This really hit home…thanks for posting it!

    My father-in-law is stable now, 25 years later, but supposedly for years after he came home he’d wake up screaming in Vietnamese. He rarely tells stories about his time overseas – of course, as far as my wife knows, his father rarely talked about WWII, either. But when he drove my father-in-law to the induction center, supposedly he stopped and said, “You know, we could be in Canada before dark.” That says a mountain in and of itself, I think.

    But I think about that sort of thing to the point that I often think about trying to talk him into doing an “oral history” interview about it, so my son and his children can know something about it when they grow up. I just don’t know if he’d willingly go there…and to some extent, asking someone to put themselves back through traumatic memories can be triggering events. I would hate to do that to someone.

  6. I can see how it might not be a good idea to read after you’ve had a few drinks in you.

    My friend Heidi’s father was a medic who died in Viet Nam just before she was born. She went to The Wall just to see his name. Her mother and his family don’t talk about him so she doesn’t even have stories of what kind of person he was, all she has is his name on that wall.

    That’s just all kinds of wrong.

    I agree – why would you knowingly do that to a child? Even if he was a serial killer, lie to the child. Tell her his favorite colors and his favorite books and his favorite songs or anything. That enforced silence just seems to say “this is a bad thing and should never be discussed.” If that “bad thing” is your parent, how can that not be absorbed and internalized as a child?

    In a bit of a carry-over from the comment above, I remember seeing a documentary a few years back in which a lady was cleaning out her mother’s things after she died and found a box full of old reel-to-reel tapes. They turned out to be recorded letters home from her father in Vietnam, who also died before he ever saw her. I can’t imagine how joyfully painful it would be to find such a treasure trove.

  7. Re your comment to MTAE – I understand that my dad nearly received the Silver Star for something that he did in Vietnam. Apparently his commanding officer was killed before he could put the paperwork through. I have no idea what this acheivement was. A few years ago I found out that after a vet dies, family members can request a copy of his service record. I tried to find out whether it was possible to request the record before his death, in case I wanted to try and talk to him about his service (although I doubted I would be able to), but the answer was no. I could ask my father’s permission and receive it that way, but he would have to know that I wanted it. I went on an internet forum about this topic and explained my situation, that I wanted to know what had happened to him but he refused to talk, and asked for advice. The vets (who were all very sweet to me) all said not to ask him, just to let it lie, and said that I would have to wait until he chose to talk. If he never did, I’d have to learn what I could from his record and that was that.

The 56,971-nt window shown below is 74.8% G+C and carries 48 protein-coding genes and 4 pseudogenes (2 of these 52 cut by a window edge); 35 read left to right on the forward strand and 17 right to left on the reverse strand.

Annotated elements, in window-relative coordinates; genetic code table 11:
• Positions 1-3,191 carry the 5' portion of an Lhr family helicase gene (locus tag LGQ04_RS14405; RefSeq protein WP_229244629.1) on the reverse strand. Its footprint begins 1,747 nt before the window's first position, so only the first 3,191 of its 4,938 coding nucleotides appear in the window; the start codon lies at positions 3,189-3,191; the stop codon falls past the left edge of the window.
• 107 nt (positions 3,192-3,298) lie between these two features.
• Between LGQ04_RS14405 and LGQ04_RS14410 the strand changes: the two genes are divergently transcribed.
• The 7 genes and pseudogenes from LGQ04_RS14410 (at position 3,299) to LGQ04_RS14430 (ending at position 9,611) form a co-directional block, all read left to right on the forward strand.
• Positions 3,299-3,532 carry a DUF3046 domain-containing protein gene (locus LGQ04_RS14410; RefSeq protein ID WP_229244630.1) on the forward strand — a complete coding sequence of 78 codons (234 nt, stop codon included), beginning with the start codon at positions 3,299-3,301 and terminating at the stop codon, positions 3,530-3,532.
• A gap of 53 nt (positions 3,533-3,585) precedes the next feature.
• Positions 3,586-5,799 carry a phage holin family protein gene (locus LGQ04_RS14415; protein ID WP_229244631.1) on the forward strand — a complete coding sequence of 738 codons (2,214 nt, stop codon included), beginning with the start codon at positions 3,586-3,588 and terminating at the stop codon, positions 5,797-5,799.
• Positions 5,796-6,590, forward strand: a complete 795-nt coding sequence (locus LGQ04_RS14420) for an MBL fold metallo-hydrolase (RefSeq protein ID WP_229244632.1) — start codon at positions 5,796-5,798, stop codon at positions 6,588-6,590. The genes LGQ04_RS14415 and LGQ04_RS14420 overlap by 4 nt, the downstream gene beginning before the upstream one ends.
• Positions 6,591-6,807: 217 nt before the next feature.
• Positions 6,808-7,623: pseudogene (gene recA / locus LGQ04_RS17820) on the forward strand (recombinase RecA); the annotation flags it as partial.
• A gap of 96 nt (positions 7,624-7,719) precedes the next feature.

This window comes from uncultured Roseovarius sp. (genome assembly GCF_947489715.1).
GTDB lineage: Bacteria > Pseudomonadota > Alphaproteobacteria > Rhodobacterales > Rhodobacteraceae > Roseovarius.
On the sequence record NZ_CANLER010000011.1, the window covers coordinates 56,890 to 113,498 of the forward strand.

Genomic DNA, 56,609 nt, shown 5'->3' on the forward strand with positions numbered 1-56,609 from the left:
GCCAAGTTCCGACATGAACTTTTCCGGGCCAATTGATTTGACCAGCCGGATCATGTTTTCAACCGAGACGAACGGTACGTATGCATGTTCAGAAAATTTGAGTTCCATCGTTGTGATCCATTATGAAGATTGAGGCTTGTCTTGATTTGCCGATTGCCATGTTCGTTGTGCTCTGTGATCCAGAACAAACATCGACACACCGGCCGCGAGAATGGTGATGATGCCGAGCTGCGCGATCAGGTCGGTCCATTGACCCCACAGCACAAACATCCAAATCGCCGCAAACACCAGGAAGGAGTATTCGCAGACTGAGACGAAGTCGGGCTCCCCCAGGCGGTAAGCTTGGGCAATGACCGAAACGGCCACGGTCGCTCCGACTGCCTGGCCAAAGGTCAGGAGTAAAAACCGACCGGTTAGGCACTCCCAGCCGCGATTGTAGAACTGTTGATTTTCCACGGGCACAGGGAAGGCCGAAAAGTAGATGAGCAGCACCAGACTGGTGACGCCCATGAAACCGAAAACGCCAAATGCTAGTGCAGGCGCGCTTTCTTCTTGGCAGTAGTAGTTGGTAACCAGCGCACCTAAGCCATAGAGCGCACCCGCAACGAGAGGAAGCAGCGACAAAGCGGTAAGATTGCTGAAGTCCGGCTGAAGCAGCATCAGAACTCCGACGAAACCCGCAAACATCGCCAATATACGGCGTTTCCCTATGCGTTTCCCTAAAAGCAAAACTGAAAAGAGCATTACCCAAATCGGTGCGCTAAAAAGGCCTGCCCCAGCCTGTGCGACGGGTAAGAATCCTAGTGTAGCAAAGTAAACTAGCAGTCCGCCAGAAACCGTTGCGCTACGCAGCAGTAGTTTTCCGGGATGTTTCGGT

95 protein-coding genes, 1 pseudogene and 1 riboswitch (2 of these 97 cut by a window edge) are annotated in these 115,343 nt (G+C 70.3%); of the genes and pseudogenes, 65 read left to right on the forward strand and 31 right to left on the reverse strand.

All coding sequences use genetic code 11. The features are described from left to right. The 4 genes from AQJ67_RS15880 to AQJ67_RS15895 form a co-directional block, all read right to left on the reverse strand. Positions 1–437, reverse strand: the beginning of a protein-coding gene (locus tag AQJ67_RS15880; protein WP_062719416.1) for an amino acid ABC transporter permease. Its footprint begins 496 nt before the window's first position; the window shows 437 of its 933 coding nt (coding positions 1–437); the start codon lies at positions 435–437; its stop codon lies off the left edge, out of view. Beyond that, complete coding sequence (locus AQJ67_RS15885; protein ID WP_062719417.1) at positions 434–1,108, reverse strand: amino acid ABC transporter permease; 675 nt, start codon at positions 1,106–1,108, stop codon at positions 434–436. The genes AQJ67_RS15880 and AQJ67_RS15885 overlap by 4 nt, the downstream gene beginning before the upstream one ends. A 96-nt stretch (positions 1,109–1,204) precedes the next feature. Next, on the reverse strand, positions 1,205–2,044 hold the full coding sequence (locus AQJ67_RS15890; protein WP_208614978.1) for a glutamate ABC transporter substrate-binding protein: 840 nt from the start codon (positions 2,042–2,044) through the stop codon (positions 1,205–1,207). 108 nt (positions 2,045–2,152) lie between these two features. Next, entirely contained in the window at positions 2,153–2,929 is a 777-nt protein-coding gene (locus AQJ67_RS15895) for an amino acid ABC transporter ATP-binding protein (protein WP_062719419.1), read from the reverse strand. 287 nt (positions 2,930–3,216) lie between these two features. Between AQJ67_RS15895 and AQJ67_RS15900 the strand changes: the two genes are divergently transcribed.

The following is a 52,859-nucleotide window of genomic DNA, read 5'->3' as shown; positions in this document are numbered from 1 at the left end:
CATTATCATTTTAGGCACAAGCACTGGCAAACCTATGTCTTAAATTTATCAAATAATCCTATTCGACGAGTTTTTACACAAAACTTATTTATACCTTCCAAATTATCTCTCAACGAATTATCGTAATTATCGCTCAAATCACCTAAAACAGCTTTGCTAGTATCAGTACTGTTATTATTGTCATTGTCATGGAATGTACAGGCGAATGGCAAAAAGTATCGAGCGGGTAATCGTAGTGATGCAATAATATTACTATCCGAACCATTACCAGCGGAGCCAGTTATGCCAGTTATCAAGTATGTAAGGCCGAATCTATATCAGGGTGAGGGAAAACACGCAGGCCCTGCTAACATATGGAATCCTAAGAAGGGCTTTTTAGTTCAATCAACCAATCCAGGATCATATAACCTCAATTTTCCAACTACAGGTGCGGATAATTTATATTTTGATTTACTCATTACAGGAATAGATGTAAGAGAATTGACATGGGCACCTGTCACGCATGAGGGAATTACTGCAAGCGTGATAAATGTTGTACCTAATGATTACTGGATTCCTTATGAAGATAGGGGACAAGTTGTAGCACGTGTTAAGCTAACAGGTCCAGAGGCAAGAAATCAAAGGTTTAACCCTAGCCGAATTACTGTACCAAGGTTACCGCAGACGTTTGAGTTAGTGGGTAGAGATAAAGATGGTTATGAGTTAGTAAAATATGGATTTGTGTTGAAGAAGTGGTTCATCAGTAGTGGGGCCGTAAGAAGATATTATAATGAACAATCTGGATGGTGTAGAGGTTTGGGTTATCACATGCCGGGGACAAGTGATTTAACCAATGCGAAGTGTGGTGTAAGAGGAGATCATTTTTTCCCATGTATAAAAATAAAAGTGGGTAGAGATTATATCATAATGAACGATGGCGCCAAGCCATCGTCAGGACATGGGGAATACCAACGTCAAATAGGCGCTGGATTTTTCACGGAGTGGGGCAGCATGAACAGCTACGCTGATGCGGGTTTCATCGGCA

I felt sad about this, but I ultimately decided to respect my father’s decision to bury his memories until he is ready, if he ever is. It’s not that good a compromise, in my view, but it would be wrong to cause him pain in that way.

    Right – I don’t know how to handle that. He might be more willing to talk to me without my wife present, but maybe not. I’ve also heard that sometimes vets are more willing to talk to other vets, and maybe he and another guy could talk and they’d tape it. But even broaching the topic carries an air of danger about it, so I’m very torn about what to do.

    I think my father-in-law also won a Bronze and/or Silver Star – the only description I ever heard of it was something like “The chopper came in and I picked up the goddamned Colonel and threw him in it in so he’d quit drawing fire on our asses.”

  8. I have an email that my son sent me from Iraq shortly after his buddy was killed. He does not talk about that day… or too many other events of the war.

    That email makes me cry even reading it years later.

    I can only imagine the personal war that rages in each Soldier’s head. The guilt that is felt by the survivors. The pain of losing a close friend.

    I won’t post the email, but let me know if you would like me to forward a copy to you.